Volcano index photo  Sangay  | Ecuador  | 2.005°S, 78.341°W  | Elevation 5286 m

Based on analysis of satellite imagery, information from the Guayaquil MWO, and pilot reports, the Washington VAAC reported that a minor ash plume rose from Sangay on 24 September and drifted WNW.

Source: Washington Volcanic Ash Advisory Center (VAAC)



Ongoing Activity


Volcano index photo  Akan  | Hokkaido (Japan)  | 43.384°N, 144.013°E  | Elevation 1499 m

Seismic tremor from the Akan volcanic complex that lasted for four minutes on 29 September prompted JMA to raise the Alert Level from 1 to 2 (using a 1-5 scale). The number of earthquakes had increased since 26 September. A white plume rose less than 100 m above the Me-Akan volcano group. [Correction: The numbered Alert Level system was not applied to Akan. Instead, a near-crater warning was issued.]

Source: Japan Meteorological Agency (JMA)



Volcano index photo  Arenal  | Costa Rica  | 10.463°N, 84.703°W  | Elevation 1670 m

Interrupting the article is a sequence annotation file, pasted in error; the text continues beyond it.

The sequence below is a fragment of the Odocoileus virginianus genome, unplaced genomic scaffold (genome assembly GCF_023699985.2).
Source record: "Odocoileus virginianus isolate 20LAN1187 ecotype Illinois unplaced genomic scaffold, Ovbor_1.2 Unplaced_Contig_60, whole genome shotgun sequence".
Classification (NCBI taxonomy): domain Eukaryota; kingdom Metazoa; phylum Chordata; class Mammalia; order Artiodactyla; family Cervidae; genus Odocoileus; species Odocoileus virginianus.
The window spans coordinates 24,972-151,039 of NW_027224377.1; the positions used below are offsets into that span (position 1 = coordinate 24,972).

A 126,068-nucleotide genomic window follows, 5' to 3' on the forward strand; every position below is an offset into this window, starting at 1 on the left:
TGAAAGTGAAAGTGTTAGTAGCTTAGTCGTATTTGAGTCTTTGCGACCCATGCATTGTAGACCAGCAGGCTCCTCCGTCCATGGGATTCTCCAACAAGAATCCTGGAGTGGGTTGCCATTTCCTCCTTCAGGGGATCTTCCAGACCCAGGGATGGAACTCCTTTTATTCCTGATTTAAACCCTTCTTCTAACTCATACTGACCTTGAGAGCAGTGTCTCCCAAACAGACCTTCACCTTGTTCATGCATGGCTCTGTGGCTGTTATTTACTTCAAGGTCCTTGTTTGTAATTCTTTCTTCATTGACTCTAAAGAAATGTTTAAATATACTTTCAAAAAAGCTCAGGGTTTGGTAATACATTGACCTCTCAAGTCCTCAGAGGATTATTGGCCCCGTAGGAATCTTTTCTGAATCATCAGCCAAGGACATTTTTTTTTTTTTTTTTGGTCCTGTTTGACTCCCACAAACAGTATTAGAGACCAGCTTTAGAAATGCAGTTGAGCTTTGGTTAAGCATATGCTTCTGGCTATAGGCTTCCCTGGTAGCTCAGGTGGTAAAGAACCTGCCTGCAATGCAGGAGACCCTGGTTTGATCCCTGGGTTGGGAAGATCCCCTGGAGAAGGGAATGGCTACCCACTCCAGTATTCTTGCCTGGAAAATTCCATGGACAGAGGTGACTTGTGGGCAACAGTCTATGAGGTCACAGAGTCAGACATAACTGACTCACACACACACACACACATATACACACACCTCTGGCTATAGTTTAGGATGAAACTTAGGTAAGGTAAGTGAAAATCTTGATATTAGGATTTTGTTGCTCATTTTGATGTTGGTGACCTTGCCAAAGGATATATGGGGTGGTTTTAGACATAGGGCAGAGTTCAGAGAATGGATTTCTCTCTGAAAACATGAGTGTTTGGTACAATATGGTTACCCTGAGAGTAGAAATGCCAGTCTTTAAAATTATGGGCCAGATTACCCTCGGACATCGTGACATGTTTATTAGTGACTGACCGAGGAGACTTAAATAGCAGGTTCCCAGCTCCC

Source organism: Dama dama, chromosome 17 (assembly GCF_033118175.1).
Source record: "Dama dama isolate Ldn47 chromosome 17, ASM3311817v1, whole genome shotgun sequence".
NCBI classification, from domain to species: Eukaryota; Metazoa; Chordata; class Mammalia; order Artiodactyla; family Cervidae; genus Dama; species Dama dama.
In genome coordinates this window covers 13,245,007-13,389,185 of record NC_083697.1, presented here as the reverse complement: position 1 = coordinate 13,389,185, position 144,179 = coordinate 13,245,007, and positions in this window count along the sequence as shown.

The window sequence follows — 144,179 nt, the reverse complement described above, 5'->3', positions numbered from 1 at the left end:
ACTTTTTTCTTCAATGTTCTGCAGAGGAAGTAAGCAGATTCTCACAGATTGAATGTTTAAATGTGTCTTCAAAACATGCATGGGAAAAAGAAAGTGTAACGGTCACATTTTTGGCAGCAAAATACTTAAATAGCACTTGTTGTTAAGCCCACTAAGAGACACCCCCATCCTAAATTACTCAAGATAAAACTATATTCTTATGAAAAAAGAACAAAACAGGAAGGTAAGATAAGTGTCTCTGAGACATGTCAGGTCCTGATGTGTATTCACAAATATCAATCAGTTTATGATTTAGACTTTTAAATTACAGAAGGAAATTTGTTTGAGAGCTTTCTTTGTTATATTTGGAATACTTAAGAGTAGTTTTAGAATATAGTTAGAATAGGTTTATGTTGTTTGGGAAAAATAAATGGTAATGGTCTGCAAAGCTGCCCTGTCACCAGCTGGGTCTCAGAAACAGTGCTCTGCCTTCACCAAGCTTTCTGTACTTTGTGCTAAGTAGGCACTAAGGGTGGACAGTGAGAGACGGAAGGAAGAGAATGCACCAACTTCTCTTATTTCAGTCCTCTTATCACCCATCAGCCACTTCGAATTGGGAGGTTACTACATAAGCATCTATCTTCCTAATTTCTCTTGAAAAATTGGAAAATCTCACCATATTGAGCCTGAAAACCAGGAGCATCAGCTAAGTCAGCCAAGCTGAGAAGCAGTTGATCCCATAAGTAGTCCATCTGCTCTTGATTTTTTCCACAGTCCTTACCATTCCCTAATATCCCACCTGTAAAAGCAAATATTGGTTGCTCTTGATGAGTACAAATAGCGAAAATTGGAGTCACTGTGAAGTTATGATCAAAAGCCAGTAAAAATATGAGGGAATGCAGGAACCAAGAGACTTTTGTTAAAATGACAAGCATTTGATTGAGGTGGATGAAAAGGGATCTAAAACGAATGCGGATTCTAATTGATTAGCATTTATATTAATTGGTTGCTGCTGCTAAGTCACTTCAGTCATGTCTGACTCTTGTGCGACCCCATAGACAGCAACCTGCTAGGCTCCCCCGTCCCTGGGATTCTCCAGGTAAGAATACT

OVSICORI-UNA reported that changes in morphology and the health of vegetation at Arenal were documented during approximately 14-20 September. Fine ashfall produced at the summit by an active lava flow impacted and burned vegetation along the upper and lower E and NE flanks. The impact on the vegetation was more severe near the summit. By mid September, additional material moving down the SW flank had filled the 6 June collapse scar and built an 800-m-high levee. Occasional incandescent blocks roll down the top of the levee. Material accumulated on both sides of the levee and at the distal end, creating a 200-m-wide fan. A mass of material also accumulated at the SW edge of the summit, causing blocks to occasionally roll down the N flank.

Source: Observatorio Vulcanologico y Sismologico de Costa Rica-Universidad Nacional (OVSICORI-UNA)



Volcano index photo  Chaiten  | Chile  | 42.833°S, 72.646°W  | Elevation 1122 m

Based on web camera views and analysis of satellite imagery, the Buenos Aires VAAC reported that during 25-30 September continuous ash plumes rose to altitudes of 2.1-2.7 km (7,000-9,000 ft) a.s.l. and drifted E, ESE, and SE. A thermal anomaly over the lava dome was detected by satellite imagery during 25-27 September. On 26 September, SERNAGEOMIN reported that Chaitén continued to produce two gas-and-ash plumes that rose to altitudes of 2.6-3.1 km (8,500-10,200 ft) a.s.l. and drifted NE.

Sources: Buenos Aires Volcanic Ash Advisory Center (VAAC), Servicio Nacional de Geología y Minería (SERNAGEOMIN)



Volcano index photo  Dukono  | Halmahera (Indonesia)  | 1.693°N, 127.894°E  | Elevation 1229 m